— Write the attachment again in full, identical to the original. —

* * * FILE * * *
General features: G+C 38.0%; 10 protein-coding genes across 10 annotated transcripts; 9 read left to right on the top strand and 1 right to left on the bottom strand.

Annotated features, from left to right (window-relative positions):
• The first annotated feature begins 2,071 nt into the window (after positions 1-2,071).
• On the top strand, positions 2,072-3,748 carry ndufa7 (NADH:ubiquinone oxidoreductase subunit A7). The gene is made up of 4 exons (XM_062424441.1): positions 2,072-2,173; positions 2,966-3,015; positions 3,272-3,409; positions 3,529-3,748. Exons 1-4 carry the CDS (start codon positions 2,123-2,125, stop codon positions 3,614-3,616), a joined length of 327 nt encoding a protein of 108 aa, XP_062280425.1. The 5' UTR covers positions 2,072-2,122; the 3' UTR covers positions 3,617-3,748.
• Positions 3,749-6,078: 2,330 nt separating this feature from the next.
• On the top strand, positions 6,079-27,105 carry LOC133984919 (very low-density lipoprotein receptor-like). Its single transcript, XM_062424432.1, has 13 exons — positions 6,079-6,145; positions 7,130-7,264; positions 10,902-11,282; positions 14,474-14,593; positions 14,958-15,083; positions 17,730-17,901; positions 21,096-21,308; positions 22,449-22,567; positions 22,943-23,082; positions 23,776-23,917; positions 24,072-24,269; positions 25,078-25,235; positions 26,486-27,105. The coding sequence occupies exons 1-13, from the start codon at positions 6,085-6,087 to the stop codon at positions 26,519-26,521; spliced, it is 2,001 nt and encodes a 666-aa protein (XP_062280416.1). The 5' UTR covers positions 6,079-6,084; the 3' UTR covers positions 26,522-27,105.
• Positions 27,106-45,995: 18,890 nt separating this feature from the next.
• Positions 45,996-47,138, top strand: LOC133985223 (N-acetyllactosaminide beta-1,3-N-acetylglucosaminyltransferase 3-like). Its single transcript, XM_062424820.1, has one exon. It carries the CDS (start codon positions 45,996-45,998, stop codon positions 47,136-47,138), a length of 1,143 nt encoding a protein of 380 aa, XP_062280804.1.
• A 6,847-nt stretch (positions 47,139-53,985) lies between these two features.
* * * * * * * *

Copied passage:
General features: G+C 38.0%; 10 protein-coding genes across 10 annotated transcripts; 9 read left to right on the top strand and 1 right to left on the bottom strand.

Annotated features, from left to right (window-relative positions):
• The first annotated feature begins 2,071 nt into the window (after positions 1-2,071).
• On the top strand, positions 2,072-3,748 carry ndufa7 (NADH:ubiquinone oxidoreductase subunit A7). The gene is made up of 4 exons (XM_062424441.1): positions 2,072-2,173; positions 2,966-3,015; positions 3,272-3,409; positions 3,529-3,748. Exons 1-4 carry the CDS (start codon positions 2,123-2,125, stop codon positions 3,614-3,616), a joined length of 327 nt encoding a protein of 108 aa, XP_062280425.1. The 5' UTR covers positions 2,072-2,122; the 3' UTR covers positions 3,617-3,748.
• Positions 3,749-6,078: 2,330 nt separating this feature from the next.
• On the top strand, positions 6,079-27,105 carry LOC133984919 (very low-density lipoprotein receptor-like). Its single transcript, XM_062424432.1, has 13 exons — positions 6,079-6,145; positions 7,130-7,264; positions 10,902-11,282; positions 14,474-14,593; positions 14,958-15,083; positions 17,730-17,901; positions 21,096-21,308; positions 22,449-22,567; positions 22,943-23,082; positions 23,776-23,917; positions 24,072-24,269; positions 25,078-25,235; positions 26,486-27,105. The coding sequence occupies exons 1-13, from the start codon at positions 6,085-6,087 to the stop codon at positions 26,519-26,521; spliced, it is 2,001 nt and encodes a 666-aa protein (XP_062280416.1). The 5' UTR covers positions 6,079-6,084; the 3' UTR covers positions 26,522-27,105.
• Positions 27,106-45,995: 18,890 nt separating this feature from the next.
• Positions 45,996-47,138, top strand: LOC133985223 (N-acetyllactosaminide beta-1,3-N-acetylglucosaminyltransferase 3-like). Its single transcript, XM_062424820.1, has one exon. It carries the CDS (start codon positions 45,996-45,998, stop codon positions 47,136-47,138), a length of 1,143 nt encoding a protein of 380 aa, XP_062280804.1.
• A 6,847-nt stretch (positions 47,139-53,985) lies between these two features.